Wednesday, 12 February 2014

LONG LIVE THE KING: Remembering Rex yields a rousing song-and-dance celebration

TAKING A STAND: NDTC members performing the Nettleford-choreographed Dis Poem.

It goes without saying that any occasion orchestrated in celebration of the memory of Rex Nettleford must include aspects of the performing arts for which he earned international renown, dance theatre chief among them. And so it was an immense delight to witness the latest performance by the National Dance Theatre Company as they paid soul-stirring tribute to their dearly departed patriarch during Remembering Rex at the Little Theatre on Tuesday. (Like Bob Marley and yours truly, February is Prof. Rex's birth month.)

Marlon Simms' Chromosome X, a fusion of lithe movement and an evocative score, opened the show (organized by the Rex Nettleford Foundation), setting the tone and pace for an evening of ovation-worthy entertainment. Soloist Mark Phinn, a sculpture of remarkable muscle definition, was all sinewy rigour and control as he rendered Jamie J. Thompson's deeply affecting Don't Leave Me, set to the sublimely lugubrious strains of Nina Simone doing "Ne Me Quitte Pas."

The full company was then in flight for a remounting of Bert Rose's spiritually riveting Steal Away (replete with memorable imagery) and Awakening, featuring excerpts choreographed by Nettleford and revived for this latest go-round by Kevin Moore and Verman Thomas. A flurry of white-costumed revivalism, African drumming and traditional hymns, the stunning piece was preceded by Nettleford's 1988 masterwork Dis Poem, essentially his dance interpretation of the classic Mutabaruka selection. To say the least it's a militant and vigorous piece fuelled by social commentary-in-motion and the kind of thought-provoking ideology that has come to characterize Nettleford's scholarship and, indeed, the best of Mutabaruka.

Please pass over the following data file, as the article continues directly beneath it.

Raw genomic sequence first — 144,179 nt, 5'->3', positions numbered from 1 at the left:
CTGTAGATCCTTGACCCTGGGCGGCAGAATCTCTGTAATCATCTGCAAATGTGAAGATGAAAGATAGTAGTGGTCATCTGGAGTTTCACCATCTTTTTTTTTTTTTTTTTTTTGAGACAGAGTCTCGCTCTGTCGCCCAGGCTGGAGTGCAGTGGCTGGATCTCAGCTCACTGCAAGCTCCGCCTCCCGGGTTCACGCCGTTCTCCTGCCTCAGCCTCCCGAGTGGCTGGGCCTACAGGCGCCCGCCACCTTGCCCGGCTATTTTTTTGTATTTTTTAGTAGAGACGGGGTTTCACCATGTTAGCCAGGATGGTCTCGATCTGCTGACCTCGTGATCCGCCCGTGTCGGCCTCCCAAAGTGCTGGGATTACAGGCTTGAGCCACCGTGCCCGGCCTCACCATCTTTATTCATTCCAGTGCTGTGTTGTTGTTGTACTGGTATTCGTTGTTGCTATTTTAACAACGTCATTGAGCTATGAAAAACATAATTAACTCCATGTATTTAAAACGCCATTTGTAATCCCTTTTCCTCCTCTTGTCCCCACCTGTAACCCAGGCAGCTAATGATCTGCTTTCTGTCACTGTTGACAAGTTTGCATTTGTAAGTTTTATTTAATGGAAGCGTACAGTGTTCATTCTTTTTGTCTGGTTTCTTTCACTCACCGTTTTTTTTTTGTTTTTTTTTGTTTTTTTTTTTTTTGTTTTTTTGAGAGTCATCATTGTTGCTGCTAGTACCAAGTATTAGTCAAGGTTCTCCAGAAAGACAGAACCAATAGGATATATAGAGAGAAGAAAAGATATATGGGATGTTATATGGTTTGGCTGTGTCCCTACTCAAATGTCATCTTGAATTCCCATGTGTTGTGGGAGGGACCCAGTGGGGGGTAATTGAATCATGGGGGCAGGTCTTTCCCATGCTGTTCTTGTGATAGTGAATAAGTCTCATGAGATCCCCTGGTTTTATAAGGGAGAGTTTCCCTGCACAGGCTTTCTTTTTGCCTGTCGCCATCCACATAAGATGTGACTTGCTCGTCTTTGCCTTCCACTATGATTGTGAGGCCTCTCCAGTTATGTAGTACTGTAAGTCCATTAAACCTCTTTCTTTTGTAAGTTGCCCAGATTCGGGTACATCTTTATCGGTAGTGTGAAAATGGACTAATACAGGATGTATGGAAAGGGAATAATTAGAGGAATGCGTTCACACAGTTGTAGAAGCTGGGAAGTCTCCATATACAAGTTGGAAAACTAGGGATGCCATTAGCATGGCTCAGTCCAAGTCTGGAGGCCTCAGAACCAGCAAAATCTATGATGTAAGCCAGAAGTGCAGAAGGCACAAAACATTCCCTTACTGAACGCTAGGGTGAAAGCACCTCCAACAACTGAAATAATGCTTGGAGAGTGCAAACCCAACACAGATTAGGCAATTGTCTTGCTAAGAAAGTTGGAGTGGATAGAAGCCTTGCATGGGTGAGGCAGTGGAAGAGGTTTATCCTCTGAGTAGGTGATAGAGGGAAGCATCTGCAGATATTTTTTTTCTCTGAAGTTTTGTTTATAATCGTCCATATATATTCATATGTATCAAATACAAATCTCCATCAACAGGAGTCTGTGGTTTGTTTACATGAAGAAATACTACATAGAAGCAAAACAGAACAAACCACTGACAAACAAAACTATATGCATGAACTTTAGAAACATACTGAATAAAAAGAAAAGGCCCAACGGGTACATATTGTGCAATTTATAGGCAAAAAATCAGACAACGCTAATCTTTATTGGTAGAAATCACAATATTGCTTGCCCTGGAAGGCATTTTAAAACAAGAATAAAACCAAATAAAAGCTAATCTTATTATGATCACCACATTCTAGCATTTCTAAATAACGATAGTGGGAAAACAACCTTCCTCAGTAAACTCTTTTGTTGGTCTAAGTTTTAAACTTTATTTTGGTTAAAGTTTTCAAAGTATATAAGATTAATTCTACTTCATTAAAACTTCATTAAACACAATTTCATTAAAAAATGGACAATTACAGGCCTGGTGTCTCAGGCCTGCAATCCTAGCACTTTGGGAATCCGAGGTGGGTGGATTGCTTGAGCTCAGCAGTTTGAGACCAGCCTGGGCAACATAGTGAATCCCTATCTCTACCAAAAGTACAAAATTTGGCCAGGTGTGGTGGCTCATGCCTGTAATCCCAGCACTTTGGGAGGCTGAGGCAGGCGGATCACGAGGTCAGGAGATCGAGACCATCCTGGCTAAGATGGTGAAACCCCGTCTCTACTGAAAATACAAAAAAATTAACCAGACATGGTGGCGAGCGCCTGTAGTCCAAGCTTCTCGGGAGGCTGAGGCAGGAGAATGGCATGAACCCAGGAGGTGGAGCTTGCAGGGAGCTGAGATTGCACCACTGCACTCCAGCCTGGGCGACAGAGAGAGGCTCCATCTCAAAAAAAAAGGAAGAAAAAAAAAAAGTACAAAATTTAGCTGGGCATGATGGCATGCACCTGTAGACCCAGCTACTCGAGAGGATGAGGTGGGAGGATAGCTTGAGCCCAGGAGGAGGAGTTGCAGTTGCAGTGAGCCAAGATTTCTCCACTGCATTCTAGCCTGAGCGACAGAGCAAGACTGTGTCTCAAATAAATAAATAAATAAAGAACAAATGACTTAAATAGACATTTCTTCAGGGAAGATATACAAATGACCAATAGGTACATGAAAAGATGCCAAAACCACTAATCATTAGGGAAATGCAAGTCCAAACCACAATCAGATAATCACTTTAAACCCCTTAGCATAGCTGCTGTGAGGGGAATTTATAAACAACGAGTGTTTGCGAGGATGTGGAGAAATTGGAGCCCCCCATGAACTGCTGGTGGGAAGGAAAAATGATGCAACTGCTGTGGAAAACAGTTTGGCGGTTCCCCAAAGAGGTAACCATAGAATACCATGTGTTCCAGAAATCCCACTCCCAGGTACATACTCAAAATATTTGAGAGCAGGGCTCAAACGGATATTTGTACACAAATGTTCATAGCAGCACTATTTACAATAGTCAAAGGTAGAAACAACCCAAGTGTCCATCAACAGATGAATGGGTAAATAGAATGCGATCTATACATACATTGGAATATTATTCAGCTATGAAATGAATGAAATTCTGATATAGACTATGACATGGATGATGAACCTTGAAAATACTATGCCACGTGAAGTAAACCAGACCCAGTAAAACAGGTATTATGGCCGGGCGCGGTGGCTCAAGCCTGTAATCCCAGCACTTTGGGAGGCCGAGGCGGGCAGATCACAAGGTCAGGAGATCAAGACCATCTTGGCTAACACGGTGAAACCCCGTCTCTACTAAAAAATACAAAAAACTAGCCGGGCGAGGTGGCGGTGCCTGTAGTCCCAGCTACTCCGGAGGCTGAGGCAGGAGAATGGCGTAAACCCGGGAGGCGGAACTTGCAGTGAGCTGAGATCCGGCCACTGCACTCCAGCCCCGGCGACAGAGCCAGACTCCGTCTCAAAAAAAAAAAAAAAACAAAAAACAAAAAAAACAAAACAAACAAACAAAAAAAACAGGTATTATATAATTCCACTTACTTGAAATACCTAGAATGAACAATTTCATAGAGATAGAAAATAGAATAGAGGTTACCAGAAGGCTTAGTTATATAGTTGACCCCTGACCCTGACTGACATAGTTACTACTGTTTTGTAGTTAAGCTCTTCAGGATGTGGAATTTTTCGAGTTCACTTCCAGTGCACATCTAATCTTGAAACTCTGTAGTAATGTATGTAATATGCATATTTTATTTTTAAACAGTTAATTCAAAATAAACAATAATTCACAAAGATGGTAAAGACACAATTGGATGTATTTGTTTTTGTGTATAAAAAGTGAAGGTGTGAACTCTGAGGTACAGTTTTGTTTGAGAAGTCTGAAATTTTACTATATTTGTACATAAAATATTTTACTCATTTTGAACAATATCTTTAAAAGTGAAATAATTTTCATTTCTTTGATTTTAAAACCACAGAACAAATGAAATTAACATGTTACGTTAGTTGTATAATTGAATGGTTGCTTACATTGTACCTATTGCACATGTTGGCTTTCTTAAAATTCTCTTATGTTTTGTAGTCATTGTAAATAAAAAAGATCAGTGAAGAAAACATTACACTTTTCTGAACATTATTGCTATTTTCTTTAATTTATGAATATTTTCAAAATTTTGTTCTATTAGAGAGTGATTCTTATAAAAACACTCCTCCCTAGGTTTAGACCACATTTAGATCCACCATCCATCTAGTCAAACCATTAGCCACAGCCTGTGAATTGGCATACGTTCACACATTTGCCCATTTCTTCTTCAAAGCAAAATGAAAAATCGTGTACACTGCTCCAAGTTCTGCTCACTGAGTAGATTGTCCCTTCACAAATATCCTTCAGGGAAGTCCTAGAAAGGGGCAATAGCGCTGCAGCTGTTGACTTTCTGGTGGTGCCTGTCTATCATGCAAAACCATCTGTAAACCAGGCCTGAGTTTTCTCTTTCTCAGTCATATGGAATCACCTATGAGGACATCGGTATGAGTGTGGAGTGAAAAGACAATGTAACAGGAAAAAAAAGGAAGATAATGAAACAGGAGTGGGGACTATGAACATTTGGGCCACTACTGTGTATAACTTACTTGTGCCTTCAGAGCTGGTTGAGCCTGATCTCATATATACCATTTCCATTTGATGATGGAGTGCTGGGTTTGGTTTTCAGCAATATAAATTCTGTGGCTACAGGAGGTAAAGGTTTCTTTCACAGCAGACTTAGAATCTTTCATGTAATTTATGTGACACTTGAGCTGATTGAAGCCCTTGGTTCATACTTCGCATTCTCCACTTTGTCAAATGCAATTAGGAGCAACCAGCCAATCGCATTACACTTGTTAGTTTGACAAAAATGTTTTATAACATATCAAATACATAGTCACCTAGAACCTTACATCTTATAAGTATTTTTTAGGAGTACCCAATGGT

Meanwhile, the University Singers, whose annual concert seasons were elevated significantly by the legend's contributions by way of choreography, delivered their tribute in sizzling song: the roof-raising "Hosanna in Excelsis"; pint-size powerhouse Alecia Forbes' lovely solo "This Little Light of Mine"; the Orain Thomas-arranged medley "Survivor" (a cool blend of contemporary and vintage Jamaican grooves) and a "Nine Night Suite" steeped in deep-rural Jamaican mourning traditions.

Representing the Mona Campus-based foundation, Cecile Clayton, in acknowledging the overflowing car park and the packed house, said they were all heartened by the large numbers in attendance. "Judging from the enthusiasm, I can see that [Nettleford's] memory is still very keen and dear to us, and we have to see to it that his memory never dies," she told the attentive gathering. The website, she said, will keep visitors abreast of plans for the future.

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